Speaking of projects not going as planning, one group really was off to a rough start at the beginning of the week. Chaleen, Kylee, and Ashley were looking at the abundance and size distribution of red rock crabs (Cancer productus) at popular crabbing locations compared to non-crabbing locations. However, the first few days proved to be discouraging because they had no luck catching any crabs and couldn’t  find some traps after putting them too far down the shoreline. Luck quickly turned around though after they switch the bait being used from cat food to chicken. So to all of you crabbers out there, take it form them and don’t use cat food! Finally they had caught a crab and were beyond stoked, even if it was just one! The week progressed and so did the amount of crabs they caught. Yay for more data!

Crabbing is a huge sport along the Oregon Coast that people partake in recreationally and commercially. It is so popular that regulations are set in place for determining what size, sex, and species of crab can be taken. However, this in not the case for red rock crabs because any sex or size can be taken. With such open availability to take these crabs, it is important to see if there is an effect on their size and abundance; especially right now in the spring when Dungeness crabs (Cancer magister) are less abundant. Red rock crabs may be significantly impacted if they are the ones being mostly caught at this time.

Cat and Kat working on their experiment on pipefish!
Cat (left) and Kat (right) worked on a lab experiment, in which they created an aquarium to test habitat preference of the estuarine pipefish, Syngnathous leptorhynchus. One side of the aquarium had eelgrass with one of two types of epiphytic algae, while the other side had eelgrass without epiphytes. They collected 42 pipefish while seining in Yaquina Bay to use in their experiment. It will be interesting to hear the results during week 10!

Levi being scientific and cutting open Pollicipes.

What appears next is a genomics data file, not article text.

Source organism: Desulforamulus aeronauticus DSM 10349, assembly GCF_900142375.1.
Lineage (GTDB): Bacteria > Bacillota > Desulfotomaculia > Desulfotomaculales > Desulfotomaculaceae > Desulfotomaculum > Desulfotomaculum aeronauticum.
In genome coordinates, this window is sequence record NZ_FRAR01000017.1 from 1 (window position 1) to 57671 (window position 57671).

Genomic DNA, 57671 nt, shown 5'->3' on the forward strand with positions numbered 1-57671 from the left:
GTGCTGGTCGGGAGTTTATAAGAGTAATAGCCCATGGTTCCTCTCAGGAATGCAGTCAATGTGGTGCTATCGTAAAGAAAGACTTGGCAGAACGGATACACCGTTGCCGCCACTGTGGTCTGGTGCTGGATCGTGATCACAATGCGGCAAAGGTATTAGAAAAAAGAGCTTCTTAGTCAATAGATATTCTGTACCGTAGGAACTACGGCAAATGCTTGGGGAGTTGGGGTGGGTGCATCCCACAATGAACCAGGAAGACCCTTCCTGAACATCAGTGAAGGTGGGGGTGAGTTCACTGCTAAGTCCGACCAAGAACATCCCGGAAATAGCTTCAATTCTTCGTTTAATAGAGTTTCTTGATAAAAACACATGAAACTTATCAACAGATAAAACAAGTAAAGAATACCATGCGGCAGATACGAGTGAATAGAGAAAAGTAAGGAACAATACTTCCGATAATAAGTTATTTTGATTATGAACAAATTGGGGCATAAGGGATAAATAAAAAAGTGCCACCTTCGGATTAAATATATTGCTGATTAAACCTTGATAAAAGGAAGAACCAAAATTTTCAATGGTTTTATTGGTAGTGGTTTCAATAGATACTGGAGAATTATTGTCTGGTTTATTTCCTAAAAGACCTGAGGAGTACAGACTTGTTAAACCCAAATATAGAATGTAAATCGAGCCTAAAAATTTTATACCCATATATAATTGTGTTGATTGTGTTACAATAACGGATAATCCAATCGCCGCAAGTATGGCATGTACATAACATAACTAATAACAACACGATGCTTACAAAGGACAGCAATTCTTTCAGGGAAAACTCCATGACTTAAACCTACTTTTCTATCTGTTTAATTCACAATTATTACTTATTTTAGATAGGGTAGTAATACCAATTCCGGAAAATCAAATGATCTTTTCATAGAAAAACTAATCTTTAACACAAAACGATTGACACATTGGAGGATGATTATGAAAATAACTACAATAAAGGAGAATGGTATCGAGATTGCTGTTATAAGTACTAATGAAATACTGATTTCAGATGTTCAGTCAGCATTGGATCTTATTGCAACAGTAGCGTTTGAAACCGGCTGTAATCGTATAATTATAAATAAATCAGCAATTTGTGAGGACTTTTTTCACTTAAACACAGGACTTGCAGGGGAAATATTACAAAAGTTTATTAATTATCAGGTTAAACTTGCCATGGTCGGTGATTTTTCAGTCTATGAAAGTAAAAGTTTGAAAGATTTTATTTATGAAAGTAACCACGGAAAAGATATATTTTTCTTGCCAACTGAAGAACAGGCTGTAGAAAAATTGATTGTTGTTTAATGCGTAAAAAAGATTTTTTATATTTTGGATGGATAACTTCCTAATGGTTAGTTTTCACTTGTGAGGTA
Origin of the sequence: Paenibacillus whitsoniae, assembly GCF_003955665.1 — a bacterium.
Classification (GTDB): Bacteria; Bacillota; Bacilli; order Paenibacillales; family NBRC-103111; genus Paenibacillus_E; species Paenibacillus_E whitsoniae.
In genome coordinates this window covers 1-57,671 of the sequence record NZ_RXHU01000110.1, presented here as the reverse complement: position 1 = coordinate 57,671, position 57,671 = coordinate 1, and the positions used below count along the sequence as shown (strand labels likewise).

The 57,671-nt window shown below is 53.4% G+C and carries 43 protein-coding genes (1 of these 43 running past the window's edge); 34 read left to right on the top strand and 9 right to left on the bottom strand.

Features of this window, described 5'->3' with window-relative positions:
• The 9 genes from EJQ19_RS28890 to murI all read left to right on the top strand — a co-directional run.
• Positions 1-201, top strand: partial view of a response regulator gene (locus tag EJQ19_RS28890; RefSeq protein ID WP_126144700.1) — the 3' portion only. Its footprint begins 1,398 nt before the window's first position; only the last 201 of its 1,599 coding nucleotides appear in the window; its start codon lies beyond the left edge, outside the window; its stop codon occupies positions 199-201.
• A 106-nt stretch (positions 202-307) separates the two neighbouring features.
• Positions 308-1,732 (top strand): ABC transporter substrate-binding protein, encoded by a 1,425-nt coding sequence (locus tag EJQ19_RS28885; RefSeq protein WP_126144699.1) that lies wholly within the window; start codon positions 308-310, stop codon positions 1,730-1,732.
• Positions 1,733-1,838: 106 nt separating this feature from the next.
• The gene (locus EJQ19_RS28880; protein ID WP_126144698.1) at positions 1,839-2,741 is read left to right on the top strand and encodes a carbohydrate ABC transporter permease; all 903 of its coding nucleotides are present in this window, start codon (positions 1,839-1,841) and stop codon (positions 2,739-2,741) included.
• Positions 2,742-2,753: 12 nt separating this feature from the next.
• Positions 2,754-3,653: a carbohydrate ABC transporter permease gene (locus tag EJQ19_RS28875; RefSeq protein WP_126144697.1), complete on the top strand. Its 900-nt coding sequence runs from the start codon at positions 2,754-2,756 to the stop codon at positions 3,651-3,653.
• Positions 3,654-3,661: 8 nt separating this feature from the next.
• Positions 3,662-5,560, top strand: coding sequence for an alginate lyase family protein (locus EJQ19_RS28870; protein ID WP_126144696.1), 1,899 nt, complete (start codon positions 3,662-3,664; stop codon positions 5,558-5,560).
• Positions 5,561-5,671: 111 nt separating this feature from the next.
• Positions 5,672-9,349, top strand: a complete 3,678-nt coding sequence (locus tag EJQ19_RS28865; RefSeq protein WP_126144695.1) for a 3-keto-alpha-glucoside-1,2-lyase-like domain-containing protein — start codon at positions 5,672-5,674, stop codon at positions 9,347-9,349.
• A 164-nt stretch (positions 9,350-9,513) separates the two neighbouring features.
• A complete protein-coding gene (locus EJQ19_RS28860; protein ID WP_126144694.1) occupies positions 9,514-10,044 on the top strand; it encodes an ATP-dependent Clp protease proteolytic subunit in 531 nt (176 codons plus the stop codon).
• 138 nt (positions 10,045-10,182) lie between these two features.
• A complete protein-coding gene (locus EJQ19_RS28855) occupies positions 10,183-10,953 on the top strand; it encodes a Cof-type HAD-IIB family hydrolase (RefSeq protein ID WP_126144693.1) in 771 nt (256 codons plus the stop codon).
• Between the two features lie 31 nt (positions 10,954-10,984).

Levi is shown in the picture cutting open a Pollicipes polymerus to look for signs of reproduction. Levi and his group-mates, Max and Julia, also participated in cutting open these barnacles, as well as wrapping them in foil and sticking them in an oven to dry-mass them afterwards. Sounds brutal!

Landon's Release Chamber O' Fish!

Here is a picture of the lab experiment that I (Landon) did this week. In this aquarium, one side consists of only bare rocks, whereas the other side consists of various types of algae. I (Landon) collected fishes of various colors from the field and placed them one at a time in a fancy release chamber, which I (Landon) invented. The fish could swim out of the Release Chamber O’ Fish (patent pending) and decide which habitat to choose. This experiment was done to determine if there is a difference in habitat preference among fishes of different colors. In regards to the natural history aspect of this particular project, tidepool fishes have been shown to prefer tidepools with certain sets characteristics. Rugosity, depth, size, intertidal height, and algal composition of a tidepool are some of the characteristics that may influence the distribution of tidepool fishes. This experiment along with a field study will hopefully provide insight into differences of habitat preference among fishes of different colors.